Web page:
My criteria aren't primarily the cost savings. The savings and costs are marginal when you look at a budget that's approaching $300 billion. I'm actually hopeful that a smaller House could perhaps engage in more civil exchanges and that it would make for more camaraderie and more familiarity among fewer members. One of the paradoxes right now is that we're increasing the size of the House of Commons, but we're using time allocation more and we're actually giving fewer MPs the opportunity to speak in the House of Commons. To me, that seems to be a contradiction.

I heard the concern of one MP that if the size of the House were reduced, we would have the anomalous situation of a maritime province having ten MPs--such as New Brunswick or Nova Scotia--and Manitoba and Saskatchewan only six. My own reading of it is that I don't believe this could happen, because there's a provision in the law, according to the Library of Parliament's legislative summary, that no province may have fewer seats than a province with a smaller population.

I would propose a floor of ten seats for every province, except P.E.I. and Newfoundland, and I would distribute the rest of the seats proportionately. Of course, it would still entail slight underrepresentation for all the other provinces, but we're dealing here with very small percentages. In many cases, we're quibbling over fractions of a single percent, which would get wiped out, in any event, when we have the rounding.

There's the issue of Quebec, which is sensitive.

11:25 a.m.


The Chair Joe Preston

I'd like you to wrap it up, please.

11:25 a.m.

Associate Professor, Department of Political Science, University of Toronto, As an Individual

Dr. Nelson Wiseman

Okay, let me make a political comment.

I'm a resident of Ontario. In the 1990s, the Government of Ontario introduced a bill called the Fewer Politicians Act. Many of the senior cabinet ministers in that government are now senior cabinet ministers in the federal cabinet. I notice that this bill is called the Fair Representation Act. That bill wasn't called the Unfair Representation Act, nor is this bill called the More Politicians Act.

I don't see a great demand. I heard a statement by the minister that this was a commitment made during the election. I don't recall hearing one candidate in the election, or the Prime Minister, nor did I see a single piece of literature distributed to anybody's house, saying “If you elect us and my party, we are going to increase the size of the House of Commons”.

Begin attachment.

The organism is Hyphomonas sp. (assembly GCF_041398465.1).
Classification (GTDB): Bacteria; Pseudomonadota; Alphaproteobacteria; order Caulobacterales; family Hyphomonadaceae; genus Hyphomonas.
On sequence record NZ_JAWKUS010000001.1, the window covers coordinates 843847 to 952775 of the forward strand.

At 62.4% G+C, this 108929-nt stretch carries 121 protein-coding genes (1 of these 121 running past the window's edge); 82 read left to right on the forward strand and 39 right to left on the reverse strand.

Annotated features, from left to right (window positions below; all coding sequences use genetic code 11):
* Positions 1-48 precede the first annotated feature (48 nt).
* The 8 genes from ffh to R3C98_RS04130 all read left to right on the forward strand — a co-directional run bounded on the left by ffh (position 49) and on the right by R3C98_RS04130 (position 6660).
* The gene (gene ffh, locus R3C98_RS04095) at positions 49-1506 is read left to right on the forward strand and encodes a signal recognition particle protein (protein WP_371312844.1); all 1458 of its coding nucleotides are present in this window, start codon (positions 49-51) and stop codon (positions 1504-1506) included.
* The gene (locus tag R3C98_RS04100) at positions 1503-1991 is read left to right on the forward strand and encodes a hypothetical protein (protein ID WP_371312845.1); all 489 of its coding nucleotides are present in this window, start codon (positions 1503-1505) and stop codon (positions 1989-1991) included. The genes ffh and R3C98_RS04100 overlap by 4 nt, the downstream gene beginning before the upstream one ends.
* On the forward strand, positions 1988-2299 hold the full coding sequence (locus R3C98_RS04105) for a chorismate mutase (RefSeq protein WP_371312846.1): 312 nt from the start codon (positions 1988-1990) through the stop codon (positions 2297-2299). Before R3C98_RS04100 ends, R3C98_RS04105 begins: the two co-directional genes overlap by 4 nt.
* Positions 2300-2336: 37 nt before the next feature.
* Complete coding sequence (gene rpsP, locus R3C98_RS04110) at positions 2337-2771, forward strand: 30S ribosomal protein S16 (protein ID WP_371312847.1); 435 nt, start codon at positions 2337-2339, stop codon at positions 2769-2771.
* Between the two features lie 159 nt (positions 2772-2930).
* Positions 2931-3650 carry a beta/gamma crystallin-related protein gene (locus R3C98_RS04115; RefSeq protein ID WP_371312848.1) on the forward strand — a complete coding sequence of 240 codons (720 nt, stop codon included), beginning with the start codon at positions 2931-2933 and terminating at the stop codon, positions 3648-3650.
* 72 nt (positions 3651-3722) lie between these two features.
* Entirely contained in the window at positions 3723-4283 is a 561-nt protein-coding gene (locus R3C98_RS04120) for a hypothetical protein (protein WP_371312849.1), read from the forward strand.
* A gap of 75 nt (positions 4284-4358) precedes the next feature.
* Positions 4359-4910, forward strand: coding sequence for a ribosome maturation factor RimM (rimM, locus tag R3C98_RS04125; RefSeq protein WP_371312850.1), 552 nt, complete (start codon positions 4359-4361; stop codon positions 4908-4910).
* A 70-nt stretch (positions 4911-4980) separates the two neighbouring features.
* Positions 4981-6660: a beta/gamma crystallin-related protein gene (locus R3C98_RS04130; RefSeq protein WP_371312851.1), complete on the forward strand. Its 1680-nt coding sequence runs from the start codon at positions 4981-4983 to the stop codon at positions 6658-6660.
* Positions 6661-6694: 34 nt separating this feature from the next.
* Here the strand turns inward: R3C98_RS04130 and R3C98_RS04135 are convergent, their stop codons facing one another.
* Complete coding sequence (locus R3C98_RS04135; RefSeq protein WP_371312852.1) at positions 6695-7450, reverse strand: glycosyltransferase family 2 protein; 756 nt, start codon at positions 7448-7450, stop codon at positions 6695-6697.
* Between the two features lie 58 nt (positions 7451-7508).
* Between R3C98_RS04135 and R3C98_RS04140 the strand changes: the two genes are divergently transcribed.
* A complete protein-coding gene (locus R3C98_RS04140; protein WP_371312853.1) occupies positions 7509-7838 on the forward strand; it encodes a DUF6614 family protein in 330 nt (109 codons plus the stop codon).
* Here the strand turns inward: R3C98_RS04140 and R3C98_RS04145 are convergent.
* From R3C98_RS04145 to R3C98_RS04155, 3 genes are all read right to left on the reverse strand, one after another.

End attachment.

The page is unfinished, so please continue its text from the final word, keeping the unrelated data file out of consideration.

Thank you.

11:25 a.m.


The Chair Joe Preston

Thank you very much, professor.

I'd like to go to a five-minute round, starting with Mr. Lukiwski, please.

November 22nd, 2011 / 11:25 a.m.


Tom Lukiwski Regina—Lumsden—Lake Centre, SK

Thank you very much, Chair, and thank you all, professors, for being here.

On this one question I have several comments to make, but my first question would be to Professor Sancton, and perhaps a similar question to Professor Wiseman, because both of you are taking the same approach inasmuch as you're suggesting that we need fewer rather than more members of Parliament. But have either one of you consulted with any of the provinces that might be affected under your suggestions, particularly the province of Manitoba or Saskatchewan?

Professor Sancton?

11:25 a.m.

Professor, Department of Political Science, University of Western Ontario, As an Individual

11:25 a.m.


Tom Lukiwski Regina—Lumsden—Lake Centre, SK

Professor Wiseman?

11:25 a.m.

Associate Professor, Department of Political Science, University of Toronto, As an Individual

Dr. Nelson Wiseman

I haven't consulted with the governments, but I am a Manitoban. I grew up in Manitoba, and I was there when the seats were reduced and it wasn't an issue, because I sensed, as I think other Manitobans did, that the important point wasn't how many seats you had, but the proportionality.

I think that's how Saskatchewanians responded. They lost seats more dramatically than other province in Confederation. They went from 21 seats to 13 seats. I wrote my thesis on prairie politics, and I never encountered this as an issue at any time in the first three-quarters of the 20th century.